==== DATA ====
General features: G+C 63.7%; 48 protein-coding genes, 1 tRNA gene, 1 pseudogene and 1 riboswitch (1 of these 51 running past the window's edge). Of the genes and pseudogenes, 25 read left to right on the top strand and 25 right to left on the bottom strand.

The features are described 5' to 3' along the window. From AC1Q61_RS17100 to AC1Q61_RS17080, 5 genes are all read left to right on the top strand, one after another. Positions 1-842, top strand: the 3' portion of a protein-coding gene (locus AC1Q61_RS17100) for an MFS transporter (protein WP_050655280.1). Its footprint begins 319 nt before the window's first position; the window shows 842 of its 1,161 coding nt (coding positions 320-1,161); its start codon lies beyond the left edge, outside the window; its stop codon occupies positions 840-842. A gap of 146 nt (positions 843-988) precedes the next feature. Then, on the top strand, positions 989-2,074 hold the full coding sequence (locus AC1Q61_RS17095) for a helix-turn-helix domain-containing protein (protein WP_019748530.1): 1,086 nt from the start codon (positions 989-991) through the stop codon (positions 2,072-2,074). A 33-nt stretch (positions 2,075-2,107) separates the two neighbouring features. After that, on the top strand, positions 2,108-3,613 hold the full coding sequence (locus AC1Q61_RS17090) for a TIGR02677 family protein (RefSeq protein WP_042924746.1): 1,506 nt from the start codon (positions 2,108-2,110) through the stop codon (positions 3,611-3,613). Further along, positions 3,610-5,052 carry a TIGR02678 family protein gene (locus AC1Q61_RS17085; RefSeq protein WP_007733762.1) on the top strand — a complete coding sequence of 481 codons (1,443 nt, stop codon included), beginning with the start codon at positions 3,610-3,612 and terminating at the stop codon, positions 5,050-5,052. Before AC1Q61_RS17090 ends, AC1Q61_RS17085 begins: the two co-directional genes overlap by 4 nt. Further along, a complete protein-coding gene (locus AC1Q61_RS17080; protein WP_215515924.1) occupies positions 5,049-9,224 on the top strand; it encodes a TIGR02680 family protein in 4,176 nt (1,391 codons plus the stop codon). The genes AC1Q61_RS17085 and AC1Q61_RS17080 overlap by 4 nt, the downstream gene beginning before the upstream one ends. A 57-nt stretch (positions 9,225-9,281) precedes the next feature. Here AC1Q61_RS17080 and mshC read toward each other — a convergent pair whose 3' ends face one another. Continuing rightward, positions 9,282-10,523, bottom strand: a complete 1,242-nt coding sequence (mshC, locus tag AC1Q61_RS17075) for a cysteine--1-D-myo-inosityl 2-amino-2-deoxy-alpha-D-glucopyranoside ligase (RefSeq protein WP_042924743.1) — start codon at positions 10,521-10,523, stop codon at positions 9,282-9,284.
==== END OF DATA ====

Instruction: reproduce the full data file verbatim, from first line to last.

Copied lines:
General features: G+C 63.7%; 48 protein-coding genes, 1 tRNA gene, 1 pseudogene and 1 riboswitch (1 of these 51 running past the window's edge). Of the genes and pseudogenes, 25 read left to right on the top strand and 25 right to left on the bottom strand.

The features are described 5' to 3' along the window. From AC1Q61_RS17100 to AC1Q61_RS17080, 5 genes are all read left to right on the top strand, one after another. Positions 1-842, top strand: the 3' portion of a protein-coding gene (locus AC1Q61_RS17100) for an MFS transporter (protein WP_050655280.1). Its footprint begins 319 nt before the window's first position; the window shows 842 of its 1,161 coding nt (coding positions 320-1,161); its start codon lies beyond the left edge, outside the window; its stop codon occupies positions 840-842. A gap of 146 nt (positions 843-988) precedes the next feature. Then, on the top strand, positions 989-2,074 hold the full coding sequence (locus AC1Q61_RS17095) for a helix-turn-helix domain-containing protein (protein WP_019748530.1): 1,086 nt from the start codon (positions 989-991) through the stop codon (positions 2,072-2,074). A 33-nt stretch (positions 2,075-2,107) separates the two neighbouring features. After that, on the top strand, positions 2,108-3,613 hold the full coding sequence (locus AC1Q61_RS17090) for a TIGR02677 family protein (RefSeq protein WP_042924746.1): 1,506 nt from the start codon (positions 2,108-2,110) through the stop codon (positions 3,611-3,613). Further along, positions 3,610-5,052 carry a TIGR02678 family protein gene (locus AC1Q61_RS17085; RefSeq protein WP_007733762.1) on the top strand — a complete coding sequence of 481 codons (1,443 nt, stop codon included), beginning with the start codon at positions 3,610-3,612 and terminating at the stop codon, positions 5,050-5,052. Before AC1Q61_RS17090 ends, AC1Q61_RS17085 begins: the two co-directional genes overlap by 4 nt. Further along, a complete protein-coding gene (locus AC1Q61_RS17080; protein WP_215515924.1) occupies positions 5,049-9,224 on the top strand; it encodes a TIGR02680 family protein in 4,176 nt (1,391 codons plus the stop codon). The genes AC1Q61_RS17085 and AC1Q61_RS17080 overlap by 4 nt, the downstream gene beginning before the upstream one ends. A 57-nt stretch (positions 9,225-9,281) precedes the next feature. Here AC1Q61_RS17080 and mshC read toward each other — a convergent pair whose 3' ends face one another. Continuing rightward, positions 9,282-10,523, bottom strand: a complete 1,242-nt coding sequence (mshC, locus tag AC1Q61_RS17075) for a cysteine--1-D-myo-inosityl 2-amino-2-deoxy-alpha-D-glucopyranoside ligase (RefSeq protein WP_042924743.1) — start codon at positions 10,521-10,523, stop codon at positions 9,282-9,284.